“They brought a sharp object that has a lot of teeth and held me…I screamed from pain.”
The town of Raqqa was once a small, civil community in Syria. Since its infiltration by ISIS in 2014, it has become a city of horrors.
Whippings, public beheadings, crucifixions, and the recruitment of child soldiers are all commonplace in the Islamic State’s quest for dominance. However, those who are suffering the most under the brutal grip of the militants are women.
ISIS has instigated the strictest and most misogynistic regime for women in the world. The principles behind it are outlined in a manifesto describing the ‘realities of life and the hallowed existence of women in the Islamic State’. It states girls can be married from the age of nine, and women should only leave the house in outstanding circumstances. They must also remain ‘hidden and veiled’.
Being veiled is no longer a matter of simply wearing a hijab (which reveals the face) and dressing modestly. Women and girls are now forced to wear a niqab, which leaves a slit for the eyes, and then required to drape two veils over the top to hide those as well. They must also wear a loose robe to disguise any kind of body outline. Gloves are compulsory, and every item of clothing, right down to the shoes, must be black.
Twenty-seven year-old medical school graduate Raheb escaped Raqqa, and is now living in Europe. She says the whole city turned to black when the Islamic State took over. Black paint was smeared across doors, the group’s black flag was erected on top of buildings where the fighters live, and of course, the spectral figures of women shrouded head to toe in black now stalked the streets.
“We started to see women in the street wearing black cloaks and covering their faces… Women were whipped because what they were wearing was not right,” says Raheb.
“I wasn’t allowed to wear brown boots, because they are brown. You are only allowed to wear black, all other shades are forbidden. Our lives turned to black.”
Women are often stoned to death in the streets for the simple crime of not wearing the correct garb. Their dead bodies, along with the corpses of men who are executed for other crimes, are left for days to inspire terror, and keep the people from retaliating.
“That is the policy of the Islamic State; to silence all the people,” says Raheb.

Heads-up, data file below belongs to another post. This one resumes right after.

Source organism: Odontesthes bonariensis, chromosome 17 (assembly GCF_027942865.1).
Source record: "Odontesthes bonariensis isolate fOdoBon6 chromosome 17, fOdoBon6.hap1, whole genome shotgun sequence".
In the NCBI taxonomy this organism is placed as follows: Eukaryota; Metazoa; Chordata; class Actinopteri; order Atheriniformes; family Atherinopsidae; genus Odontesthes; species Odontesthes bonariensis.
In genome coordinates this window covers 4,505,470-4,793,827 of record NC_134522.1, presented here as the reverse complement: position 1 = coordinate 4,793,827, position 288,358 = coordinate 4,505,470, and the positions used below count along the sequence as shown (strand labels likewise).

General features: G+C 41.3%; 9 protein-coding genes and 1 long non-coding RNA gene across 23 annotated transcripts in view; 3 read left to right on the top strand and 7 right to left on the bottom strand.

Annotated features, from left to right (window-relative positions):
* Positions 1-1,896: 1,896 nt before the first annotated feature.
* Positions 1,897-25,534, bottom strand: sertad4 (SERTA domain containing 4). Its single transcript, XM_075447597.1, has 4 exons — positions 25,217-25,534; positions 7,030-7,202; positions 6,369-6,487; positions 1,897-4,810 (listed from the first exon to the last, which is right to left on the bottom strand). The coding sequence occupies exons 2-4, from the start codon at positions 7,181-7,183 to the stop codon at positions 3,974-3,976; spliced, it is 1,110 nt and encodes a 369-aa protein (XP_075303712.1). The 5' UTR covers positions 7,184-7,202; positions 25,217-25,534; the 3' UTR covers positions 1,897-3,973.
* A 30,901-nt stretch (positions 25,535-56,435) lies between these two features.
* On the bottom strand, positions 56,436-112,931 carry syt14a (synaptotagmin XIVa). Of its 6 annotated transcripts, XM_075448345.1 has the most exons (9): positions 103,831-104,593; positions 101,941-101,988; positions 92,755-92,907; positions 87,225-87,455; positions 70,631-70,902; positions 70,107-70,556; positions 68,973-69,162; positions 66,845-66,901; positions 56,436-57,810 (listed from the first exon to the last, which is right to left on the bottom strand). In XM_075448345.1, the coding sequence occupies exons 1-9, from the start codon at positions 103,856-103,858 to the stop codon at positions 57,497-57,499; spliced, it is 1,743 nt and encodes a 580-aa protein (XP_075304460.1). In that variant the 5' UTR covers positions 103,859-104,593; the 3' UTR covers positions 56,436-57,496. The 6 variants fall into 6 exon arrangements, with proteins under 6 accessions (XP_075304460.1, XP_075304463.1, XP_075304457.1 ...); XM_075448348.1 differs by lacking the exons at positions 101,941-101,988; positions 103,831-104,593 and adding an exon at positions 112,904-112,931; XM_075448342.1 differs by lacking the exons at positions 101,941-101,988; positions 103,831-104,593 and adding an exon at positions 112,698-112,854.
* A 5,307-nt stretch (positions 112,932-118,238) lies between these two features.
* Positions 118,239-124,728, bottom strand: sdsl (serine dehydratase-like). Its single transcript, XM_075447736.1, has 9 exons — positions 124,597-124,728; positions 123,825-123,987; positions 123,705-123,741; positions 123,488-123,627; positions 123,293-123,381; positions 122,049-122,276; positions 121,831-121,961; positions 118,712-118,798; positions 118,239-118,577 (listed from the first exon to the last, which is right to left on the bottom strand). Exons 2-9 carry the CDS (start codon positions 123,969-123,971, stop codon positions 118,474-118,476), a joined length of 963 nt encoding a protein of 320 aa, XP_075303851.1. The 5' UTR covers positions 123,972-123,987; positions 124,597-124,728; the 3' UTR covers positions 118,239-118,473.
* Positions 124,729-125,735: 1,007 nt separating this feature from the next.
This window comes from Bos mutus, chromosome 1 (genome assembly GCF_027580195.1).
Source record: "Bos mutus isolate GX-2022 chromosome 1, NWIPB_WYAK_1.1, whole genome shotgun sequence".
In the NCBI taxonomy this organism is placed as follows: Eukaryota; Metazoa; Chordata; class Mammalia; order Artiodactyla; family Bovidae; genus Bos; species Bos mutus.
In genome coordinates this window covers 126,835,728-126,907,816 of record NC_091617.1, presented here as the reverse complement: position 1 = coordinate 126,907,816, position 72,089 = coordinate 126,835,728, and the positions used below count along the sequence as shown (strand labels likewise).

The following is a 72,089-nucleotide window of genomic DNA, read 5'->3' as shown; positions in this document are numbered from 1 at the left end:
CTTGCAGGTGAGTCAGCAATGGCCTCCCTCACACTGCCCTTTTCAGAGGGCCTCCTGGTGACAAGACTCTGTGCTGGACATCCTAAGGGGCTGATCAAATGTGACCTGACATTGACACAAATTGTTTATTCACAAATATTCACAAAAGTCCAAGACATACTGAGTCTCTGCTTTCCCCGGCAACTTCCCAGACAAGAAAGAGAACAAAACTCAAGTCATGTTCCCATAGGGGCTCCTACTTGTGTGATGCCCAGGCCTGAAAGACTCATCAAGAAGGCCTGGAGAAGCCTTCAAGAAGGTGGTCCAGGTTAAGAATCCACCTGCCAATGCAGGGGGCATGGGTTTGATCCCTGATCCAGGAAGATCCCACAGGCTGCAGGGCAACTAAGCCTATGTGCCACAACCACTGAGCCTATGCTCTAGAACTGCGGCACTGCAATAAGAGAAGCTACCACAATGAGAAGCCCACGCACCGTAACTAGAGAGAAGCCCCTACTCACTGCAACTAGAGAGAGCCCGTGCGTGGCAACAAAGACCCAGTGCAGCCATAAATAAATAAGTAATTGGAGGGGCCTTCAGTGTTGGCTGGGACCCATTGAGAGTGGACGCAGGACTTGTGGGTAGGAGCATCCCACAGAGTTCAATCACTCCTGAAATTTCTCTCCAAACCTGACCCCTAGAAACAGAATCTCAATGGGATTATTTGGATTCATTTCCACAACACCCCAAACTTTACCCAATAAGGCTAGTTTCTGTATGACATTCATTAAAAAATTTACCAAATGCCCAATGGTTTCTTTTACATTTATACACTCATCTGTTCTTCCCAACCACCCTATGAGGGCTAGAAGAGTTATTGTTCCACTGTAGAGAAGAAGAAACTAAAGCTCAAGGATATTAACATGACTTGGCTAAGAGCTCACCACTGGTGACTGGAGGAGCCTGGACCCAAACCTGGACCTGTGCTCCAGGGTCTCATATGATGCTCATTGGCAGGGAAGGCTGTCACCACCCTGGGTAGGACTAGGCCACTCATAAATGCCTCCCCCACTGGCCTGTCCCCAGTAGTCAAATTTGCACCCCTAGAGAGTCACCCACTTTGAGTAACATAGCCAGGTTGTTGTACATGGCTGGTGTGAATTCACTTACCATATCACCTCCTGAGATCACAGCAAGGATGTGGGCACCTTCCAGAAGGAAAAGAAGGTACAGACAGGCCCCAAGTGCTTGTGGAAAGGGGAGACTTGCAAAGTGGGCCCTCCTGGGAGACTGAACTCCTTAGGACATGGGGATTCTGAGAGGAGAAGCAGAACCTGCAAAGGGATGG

Women are also subject to the total control of male figures within their families. Twenty year-old Sama Maher who still lives in Raqqa revealed, “It is prohibited for a woman in Raqqa or Deir el-Zour to move anywhere outside without a ‘mahram’, a male guardian. It is a big problem as I do not have any, we are only five sisters.”
Enforcing the stringent laws for both men and women are ISIS’s religious police; the Hisbah. They patrol Raqqa, and other cities under the Islamic State regime, to ensure citizens are abiding by Islamic rules. If a member of the Hisbah catches a woman in the street not wearing a veil or gloves, they often detain her in Hisbah headquarters until her mahram arrives. Before she is allowed to leave, her male guardian may be fined, or even whipped.
Possibly most insidious is the all-female branch of the Hisbah; the al-Khansa Brigade. The majority of these women come from Britain and Europe, and only speak a few words of Arabic. However, they have developed such a reputation of notoriety and brutality, they are very much feared by both women and men.
Al-Khansa is charged primarily with policing women, using any, and all means. Last year, a report emerged detailing the torture of a woman in Raqqa who was caught breastfeeding in public. The woman, known only as Batol, told this harrowing tale:
“I was in the market buying a few items when Khansa battalion came and arrested me. They took me to the ‘Hesba’ headquarters in the city, and escorted me to the torture chamber, then they asked me to choose between a whip or a ‘biter’.”
“I did not know what a biter was and I thought it was a reduced sentence. I was afraid of whipping, so I chose the biter. Then they brought a sharp object that has a lot of teeth and held me, placing it on my chest and pressing it strongly. I screamed from pain and was badly injured. They later took me to the hospital. I felt then that my femininity has been destroyed completely…I was not the only one who was tortured with this instrument.”
The al-Khansa Brigade use social media to flaunt their methods. These include savage beatings, lashings, ordering executions, and managing brothels imprisoning the thousands of kidnapped Yazidi women and girls who have been sold into sexual slavery. They are beaten and raped multiple times a day. Some are as young as nine.
The conditions faced by women in Raqqa, Mosul, Deir el-Zour, and other territories controlled by ISIS are beyond horrifying. It is no longer good enough to throw up our hands and say a clear solution is not apparent. For the sake of the women and girls who are suffering terribly, we need to find one, and we need to find it fast.
Comment: Do you think the rest of the world has a responsibility to help the women of Raqqa?